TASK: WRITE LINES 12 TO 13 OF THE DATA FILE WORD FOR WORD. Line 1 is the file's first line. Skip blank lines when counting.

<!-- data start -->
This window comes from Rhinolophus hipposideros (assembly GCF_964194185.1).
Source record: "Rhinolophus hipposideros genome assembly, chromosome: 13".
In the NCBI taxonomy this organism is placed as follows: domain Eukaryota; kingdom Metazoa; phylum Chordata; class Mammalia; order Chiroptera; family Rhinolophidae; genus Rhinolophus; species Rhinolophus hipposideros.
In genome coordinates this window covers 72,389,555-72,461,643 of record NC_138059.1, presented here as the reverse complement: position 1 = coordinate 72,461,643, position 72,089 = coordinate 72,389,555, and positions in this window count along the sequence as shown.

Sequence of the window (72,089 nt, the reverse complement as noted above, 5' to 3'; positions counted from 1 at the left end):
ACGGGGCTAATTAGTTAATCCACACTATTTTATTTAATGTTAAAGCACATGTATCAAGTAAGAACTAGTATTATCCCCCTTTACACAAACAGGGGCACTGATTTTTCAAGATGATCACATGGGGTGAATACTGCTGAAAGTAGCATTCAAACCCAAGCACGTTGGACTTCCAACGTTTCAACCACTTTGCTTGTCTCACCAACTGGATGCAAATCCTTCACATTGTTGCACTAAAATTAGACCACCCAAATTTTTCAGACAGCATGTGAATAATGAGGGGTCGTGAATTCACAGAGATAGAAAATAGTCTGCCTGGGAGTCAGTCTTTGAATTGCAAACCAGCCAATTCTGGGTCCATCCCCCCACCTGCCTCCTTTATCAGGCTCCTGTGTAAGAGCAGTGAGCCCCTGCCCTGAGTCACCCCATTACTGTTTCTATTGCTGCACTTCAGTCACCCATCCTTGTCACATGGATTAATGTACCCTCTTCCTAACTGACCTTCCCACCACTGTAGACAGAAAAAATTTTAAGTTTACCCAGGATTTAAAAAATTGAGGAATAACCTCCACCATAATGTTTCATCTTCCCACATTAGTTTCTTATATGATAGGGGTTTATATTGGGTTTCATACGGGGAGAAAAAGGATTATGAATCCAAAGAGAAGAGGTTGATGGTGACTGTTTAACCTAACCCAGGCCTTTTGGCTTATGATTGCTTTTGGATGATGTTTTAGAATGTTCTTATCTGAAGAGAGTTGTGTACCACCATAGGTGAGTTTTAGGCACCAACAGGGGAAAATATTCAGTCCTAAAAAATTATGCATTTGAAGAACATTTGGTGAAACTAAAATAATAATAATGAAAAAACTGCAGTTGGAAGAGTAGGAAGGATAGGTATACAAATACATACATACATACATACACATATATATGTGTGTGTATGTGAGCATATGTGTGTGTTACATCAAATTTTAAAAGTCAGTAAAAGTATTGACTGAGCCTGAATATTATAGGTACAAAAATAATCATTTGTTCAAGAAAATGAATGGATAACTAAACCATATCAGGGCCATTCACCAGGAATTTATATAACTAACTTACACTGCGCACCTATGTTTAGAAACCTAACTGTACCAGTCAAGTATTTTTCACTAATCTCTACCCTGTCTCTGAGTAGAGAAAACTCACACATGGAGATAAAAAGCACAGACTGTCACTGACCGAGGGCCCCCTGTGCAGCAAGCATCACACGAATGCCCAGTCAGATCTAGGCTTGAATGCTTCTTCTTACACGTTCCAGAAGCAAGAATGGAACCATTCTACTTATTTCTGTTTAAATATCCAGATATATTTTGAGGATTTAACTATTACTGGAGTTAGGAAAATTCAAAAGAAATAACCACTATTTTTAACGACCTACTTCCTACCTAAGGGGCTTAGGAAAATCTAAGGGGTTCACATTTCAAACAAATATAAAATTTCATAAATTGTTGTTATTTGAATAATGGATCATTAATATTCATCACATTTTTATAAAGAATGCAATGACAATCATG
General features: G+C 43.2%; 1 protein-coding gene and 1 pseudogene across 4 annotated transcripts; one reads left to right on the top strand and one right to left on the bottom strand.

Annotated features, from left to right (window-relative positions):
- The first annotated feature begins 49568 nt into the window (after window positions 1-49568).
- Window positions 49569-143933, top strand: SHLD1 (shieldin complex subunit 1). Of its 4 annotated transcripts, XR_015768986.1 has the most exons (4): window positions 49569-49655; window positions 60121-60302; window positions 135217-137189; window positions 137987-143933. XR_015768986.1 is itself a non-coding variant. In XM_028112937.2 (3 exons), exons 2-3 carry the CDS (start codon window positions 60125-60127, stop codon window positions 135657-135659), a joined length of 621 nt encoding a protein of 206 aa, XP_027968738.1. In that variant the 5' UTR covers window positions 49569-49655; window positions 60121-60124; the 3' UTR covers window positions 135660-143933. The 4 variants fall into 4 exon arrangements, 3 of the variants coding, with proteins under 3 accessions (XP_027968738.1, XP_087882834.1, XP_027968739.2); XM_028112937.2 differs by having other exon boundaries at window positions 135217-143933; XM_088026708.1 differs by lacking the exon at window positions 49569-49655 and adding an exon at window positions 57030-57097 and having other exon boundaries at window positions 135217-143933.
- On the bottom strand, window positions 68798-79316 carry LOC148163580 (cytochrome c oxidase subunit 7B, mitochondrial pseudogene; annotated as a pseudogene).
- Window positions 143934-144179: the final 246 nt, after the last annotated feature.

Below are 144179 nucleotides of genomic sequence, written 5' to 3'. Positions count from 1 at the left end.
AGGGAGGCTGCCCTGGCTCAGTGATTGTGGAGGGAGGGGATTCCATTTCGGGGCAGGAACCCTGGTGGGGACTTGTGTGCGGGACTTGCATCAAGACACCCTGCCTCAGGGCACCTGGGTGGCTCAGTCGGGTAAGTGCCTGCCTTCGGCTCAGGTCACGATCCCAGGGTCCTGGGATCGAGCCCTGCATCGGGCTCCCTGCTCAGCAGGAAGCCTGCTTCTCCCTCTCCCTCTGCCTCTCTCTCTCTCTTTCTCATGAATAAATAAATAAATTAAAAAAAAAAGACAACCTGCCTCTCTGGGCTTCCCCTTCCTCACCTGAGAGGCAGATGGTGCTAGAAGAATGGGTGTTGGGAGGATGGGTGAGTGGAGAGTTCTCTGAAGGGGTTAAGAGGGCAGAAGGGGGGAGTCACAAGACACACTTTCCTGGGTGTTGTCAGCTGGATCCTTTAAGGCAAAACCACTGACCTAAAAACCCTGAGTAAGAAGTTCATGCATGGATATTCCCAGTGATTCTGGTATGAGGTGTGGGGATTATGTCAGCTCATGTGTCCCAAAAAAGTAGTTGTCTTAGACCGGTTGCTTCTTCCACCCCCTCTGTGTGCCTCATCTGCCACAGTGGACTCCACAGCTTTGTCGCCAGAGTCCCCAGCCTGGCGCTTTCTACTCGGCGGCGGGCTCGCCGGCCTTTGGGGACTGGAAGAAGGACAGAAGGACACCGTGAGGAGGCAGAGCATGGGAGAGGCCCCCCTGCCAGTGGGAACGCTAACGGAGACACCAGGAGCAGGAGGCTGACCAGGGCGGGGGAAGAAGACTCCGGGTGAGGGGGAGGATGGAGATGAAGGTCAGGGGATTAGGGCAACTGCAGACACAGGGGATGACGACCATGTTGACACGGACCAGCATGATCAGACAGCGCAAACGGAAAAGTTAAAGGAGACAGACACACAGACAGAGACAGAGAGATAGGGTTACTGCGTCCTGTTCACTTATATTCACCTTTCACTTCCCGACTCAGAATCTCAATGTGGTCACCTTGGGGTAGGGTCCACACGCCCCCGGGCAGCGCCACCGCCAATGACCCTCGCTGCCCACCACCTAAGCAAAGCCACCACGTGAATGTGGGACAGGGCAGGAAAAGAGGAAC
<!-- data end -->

- Window positions 143934-144179: the final 246 nt, after the last annotated feature.

Below are 144179 nucleotides of genomic sequence, written 5' to 3'. Positions count from 1 at the left end.